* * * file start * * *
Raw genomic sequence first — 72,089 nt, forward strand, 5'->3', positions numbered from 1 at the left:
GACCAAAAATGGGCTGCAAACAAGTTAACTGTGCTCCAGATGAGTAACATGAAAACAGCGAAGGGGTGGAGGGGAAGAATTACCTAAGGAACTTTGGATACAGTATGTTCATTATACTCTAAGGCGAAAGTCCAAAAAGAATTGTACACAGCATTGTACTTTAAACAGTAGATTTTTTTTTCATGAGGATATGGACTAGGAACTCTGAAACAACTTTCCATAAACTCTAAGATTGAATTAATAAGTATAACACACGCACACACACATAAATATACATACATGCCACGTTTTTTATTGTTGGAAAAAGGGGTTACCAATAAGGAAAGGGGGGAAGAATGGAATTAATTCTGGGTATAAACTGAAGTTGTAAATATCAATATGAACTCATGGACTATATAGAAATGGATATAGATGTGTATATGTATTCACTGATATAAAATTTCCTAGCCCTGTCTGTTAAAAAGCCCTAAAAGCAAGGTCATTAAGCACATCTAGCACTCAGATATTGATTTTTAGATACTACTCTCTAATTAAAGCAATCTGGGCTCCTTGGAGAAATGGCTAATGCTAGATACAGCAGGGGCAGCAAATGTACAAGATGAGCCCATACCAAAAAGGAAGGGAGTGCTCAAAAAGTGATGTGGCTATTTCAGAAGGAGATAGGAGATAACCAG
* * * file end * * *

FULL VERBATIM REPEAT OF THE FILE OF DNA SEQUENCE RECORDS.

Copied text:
Raw genomic sequence first — 72,089 nt, forward strand, 5'->3', positions numbered from 1 at the left:
GACCAAAAATGGGCTGCAAACAAGTTAACTGTGCTCCAGATGAGTAACATGAAAACAGCGAAGGGGTGGAGGGGAAGAATTACCTAAGGAACTTTGGATACAGTATGTTCATTATACTCTAAGGCGAAAGTCCAAAAAGAATTGTACACAGCATTGTACTTTAAACAGTAGATTTTTTTTTCATGAGGATATGGACTAGGAACTCTGAAACAACTTTCCATAAACTCTAAGATTGAATTAATAAGTATAACACACGCACACACACATAAATATACATACATGCCACGTTTTTTATTGTTGGAAAAAGGGGTTACCAATAAGGAAAGGGGGGAAGAATGGAATTAATTCTGGGTATAAACTGAAGTTGTAAATATCAATATGAACTCATGGACTATATAGAAATGGATATAGATGTGTATATGTATTCACTGATATAAAATTTCCTAGCCCTGTCTGTTAAAAAGCCCTAAAAGCAAGGTCATTAAGCACATCTAGCACTCAGATATTGATTTTTAGATACTACTCTCTAATTAAAGCAATCTGGGCTCCTTGGAGAAATGGCTAATGCTAGATACAGCAGGGGCAGCAAATGTACAAGATGAGCCCATACCAAAAAGGAAGGGAGTGCTCAAAAAGTGATGTGGCTATTTCAGAAGGAGATAGGAGATAACCAG